This shot's origin is attributed to Kevin Pietersen in a one-day international against New Zealand in 2008 when he effectively changed from a right-hander to a left-hander just before the ball was delivered by the bowler. A more recent example is by David Warner against India in a ODI in February this year when he creamed Ashwin for 100m. Also earlier this year it was the subject of controversy between Sri Lanka and England when Dilshan consistently pulled out of his bowling action when he apprehended KP was about to set up for the switch hit. Administrators are in something must be done mode.
What does FB make of the evidence?
Is the switch hit skilful? Yes, swapping hands and swapping feet position while watching the ball and preparing to hit all seems pretty skilful to FB.
Is the switch hit risky? FB assumes there are occasions when the batter has tried it and failed - maybe even getting out but these are not reported.
But the game should reward risk taking and skill so these 2 factors tell in favour of the switch hit.
Is the switch hit exciting? If big hits are your bag then it is exciting - but sixes are devalued currency in international cricket with thunderbats and shorter boundaries. So the evidence here is unconvincing.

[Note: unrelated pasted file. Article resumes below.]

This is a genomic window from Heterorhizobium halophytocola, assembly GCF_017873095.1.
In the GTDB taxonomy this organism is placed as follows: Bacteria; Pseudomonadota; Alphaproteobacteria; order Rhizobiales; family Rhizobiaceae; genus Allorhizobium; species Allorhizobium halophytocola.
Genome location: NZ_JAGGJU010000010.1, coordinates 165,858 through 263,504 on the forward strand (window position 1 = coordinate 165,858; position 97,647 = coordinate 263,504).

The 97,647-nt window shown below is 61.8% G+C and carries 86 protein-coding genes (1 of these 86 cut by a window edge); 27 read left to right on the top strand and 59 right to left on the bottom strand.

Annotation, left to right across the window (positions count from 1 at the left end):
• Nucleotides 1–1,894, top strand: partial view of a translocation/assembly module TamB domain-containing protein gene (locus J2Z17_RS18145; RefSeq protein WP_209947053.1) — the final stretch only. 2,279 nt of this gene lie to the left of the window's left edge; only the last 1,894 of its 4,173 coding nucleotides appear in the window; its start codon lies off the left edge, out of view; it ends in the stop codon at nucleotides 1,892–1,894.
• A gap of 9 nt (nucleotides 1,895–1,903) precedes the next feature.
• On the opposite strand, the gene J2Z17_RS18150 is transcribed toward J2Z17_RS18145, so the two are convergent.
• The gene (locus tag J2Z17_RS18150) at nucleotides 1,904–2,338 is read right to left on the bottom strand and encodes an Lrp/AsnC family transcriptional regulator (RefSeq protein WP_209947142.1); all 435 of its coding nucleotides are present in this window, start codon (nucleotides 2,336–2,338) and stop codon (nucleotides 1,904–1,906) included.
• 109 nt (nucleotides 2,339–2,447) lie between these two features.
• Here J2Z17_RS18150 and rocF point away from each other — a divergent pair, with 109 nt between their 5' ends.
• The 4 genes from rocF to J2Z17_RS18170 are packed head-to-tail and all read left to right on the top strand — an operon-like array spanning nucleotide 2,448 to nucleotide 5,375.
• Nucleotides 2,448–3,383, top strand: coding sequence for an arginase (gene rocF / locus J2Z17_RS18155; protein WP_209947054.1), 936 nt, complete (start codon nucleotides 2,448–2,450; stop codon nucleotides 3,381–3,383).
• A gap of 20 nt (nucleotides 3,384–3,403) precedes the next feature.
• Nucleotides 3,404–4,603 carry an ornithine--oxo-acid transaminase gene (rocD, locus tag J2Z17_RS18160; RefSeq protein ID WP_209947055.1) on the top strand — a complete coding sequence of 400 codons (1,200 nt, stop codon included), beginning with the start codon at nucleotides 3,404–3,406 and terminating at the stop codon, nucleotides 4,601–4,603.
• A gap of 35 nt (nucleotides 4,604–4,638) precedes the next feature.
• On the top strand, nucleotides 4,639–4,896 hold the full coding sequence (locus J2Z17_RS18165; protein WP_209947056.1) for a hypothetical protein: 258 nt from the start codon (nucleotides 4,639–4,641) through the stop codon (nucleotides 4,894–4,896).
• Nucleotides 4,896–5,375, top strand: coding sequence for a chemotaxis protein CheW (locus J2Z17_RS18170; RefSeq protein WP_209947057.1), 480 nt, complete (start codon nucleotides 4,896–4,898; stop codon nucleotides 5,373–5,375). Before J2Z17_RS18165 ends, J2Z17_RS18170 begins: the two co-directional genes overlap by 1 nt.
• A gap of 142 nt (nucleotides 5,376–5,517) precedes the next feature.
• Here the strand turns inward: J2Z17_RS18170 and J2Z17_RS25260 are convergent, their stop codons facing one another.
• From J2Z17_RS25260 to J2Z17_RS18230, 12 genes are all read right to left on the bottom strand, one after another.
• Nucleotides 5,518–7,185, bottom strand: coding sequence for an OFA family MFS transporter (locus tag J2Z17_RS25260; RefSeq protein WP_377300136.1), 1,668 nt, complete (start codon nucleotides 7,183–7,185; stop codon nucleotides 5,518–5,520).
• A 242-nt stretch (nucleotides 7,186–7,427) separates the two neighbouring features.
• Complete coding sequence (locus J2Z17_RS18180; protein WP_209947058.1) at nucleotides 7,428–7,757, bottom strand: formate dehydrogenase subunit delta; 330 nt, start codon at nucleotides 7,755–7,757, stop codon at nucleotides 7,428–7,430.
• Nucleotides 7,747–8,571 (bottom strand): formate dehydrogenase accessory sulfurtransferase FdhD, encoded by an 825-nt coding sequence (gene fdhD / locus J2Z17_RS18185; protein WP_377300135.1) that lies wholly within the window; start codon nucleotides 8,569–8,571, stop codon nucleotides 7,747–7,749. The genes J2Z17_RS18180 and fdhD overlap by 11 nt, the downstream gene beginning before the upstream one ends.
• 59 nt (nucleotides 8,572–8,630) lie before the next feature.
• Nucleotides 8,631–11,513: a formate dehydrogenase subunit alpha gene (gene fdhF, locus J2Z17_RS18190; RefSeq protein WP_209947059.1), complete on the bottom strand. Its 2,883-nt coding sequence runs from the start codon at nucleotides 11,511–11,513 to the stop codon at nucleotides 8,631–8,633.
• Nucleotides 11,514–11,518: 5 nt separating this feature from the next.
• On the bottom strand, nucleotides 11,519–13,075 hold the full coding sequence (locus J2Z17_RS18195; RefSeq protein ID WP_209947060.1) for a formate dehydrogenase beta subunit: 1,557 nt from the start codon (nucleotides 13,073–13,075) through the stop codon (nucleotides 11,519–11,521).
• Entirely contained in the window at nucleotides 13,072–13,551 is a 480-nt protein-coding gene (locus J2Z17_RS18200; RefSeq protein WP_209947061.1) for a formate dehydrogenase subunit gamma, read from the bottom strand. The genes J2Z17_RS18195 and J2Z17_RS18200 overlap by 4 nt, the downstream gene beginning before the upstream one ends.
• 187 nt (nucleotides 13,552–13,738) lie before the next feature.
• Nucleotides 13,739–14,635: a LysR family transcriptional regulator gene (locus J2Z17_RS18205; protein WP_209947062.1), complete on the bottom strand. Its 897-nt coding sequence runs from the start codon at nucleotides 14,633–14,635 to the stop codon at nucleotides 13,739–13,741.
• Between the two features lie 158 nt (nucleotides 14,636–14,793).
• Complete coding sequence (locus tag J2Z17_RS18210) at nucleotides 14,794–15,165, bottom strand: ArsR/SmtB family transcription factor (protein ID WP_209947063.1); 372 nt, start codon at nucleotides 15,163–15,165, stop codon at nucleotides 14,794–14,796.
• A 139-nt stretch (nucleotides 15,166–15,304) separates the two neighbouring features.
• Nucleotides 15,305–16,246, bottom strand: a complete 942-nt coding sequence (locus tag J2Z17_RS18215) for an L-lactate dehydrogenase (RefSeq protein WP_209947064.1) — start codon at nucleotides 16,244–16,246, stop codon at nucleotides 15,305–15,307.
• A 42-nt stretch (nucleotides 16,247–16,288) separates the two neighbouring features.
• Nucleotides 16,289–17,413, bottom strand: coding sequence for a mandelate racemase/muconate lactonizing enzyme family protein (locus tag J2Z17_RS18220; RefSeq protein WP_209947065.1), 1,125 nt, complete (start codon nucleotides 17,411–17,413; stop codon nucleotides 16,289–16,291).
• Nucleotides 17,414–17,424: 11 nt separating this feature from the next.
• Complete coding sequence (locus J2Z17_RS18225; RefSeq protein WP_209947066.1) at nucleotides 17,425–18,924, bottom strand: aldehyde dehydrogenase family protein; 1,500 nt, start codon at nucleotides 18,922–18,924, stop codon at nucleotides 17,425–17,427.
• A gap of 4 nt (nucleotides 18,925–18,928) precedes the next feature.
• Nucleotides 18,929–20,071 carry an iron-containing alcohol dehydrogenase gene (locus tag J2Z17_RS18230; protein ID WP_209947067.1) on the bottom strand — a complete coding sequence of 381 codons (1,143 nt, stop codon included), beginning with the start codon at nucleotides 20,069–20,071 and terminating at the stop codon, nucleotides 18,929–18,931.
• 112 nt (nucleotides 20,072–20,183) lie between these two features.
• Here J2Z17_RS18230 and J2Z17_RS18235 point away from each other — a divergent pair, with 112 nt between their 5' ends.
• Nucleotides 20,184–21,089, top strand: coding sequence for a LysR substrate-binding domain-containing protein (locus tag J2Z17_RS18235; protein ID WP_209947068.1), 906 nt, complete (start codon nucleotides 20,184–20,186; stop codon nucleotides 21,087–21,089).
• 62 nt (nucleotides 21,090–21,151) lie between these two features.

|David Warner switch hitting|
Bowlers can see when a batsman is going to come down the wicket to them and can frequently adjust. Similarly they can see a batsman backing away to give themselves room and can follow them or put it wider down off side. Being aware of the batter is part of bowling. The movement to switch hit must be larger than either of these. Perhaps if the bowler is aware of switch hitting as a possibility - and it remains very rare - then they will more attuned to it. So while FB's natural sympathy is to the bowler he is not wholly convinced here. Perhaps more latitude should be given on the interpretation of a wide, but that is about interpretation and not the laws and that is as far as FB would go.
Would FB employ the switch hit? Most certainly.
Could FB switch hit? Not if he practiced for the rest of the century. He can barely hit the ball with his hands and his feet firmly placed in their original position. At present it remains a Any attempt to curb the shot seems only an expression of jealously.
So, FB remains marginally in favour of the switch hit and is unconvinced that the rules need too much tampering. His worldwide readership should note that this opinion is likely to last only until the stroke appears in the lower leagues of the East of Scotland Cricket Association. The day it is used against his world famous inswinger, FB will campaign tirelessly for rules changes. If necessary this will involve the hands of batsmen being glued in one position.
In the lower leagues the rules changes will have to reflect the fact that many batsmen have no idea whether they are right handed or left handed in the first place. There is therefore much for administrators to ponder.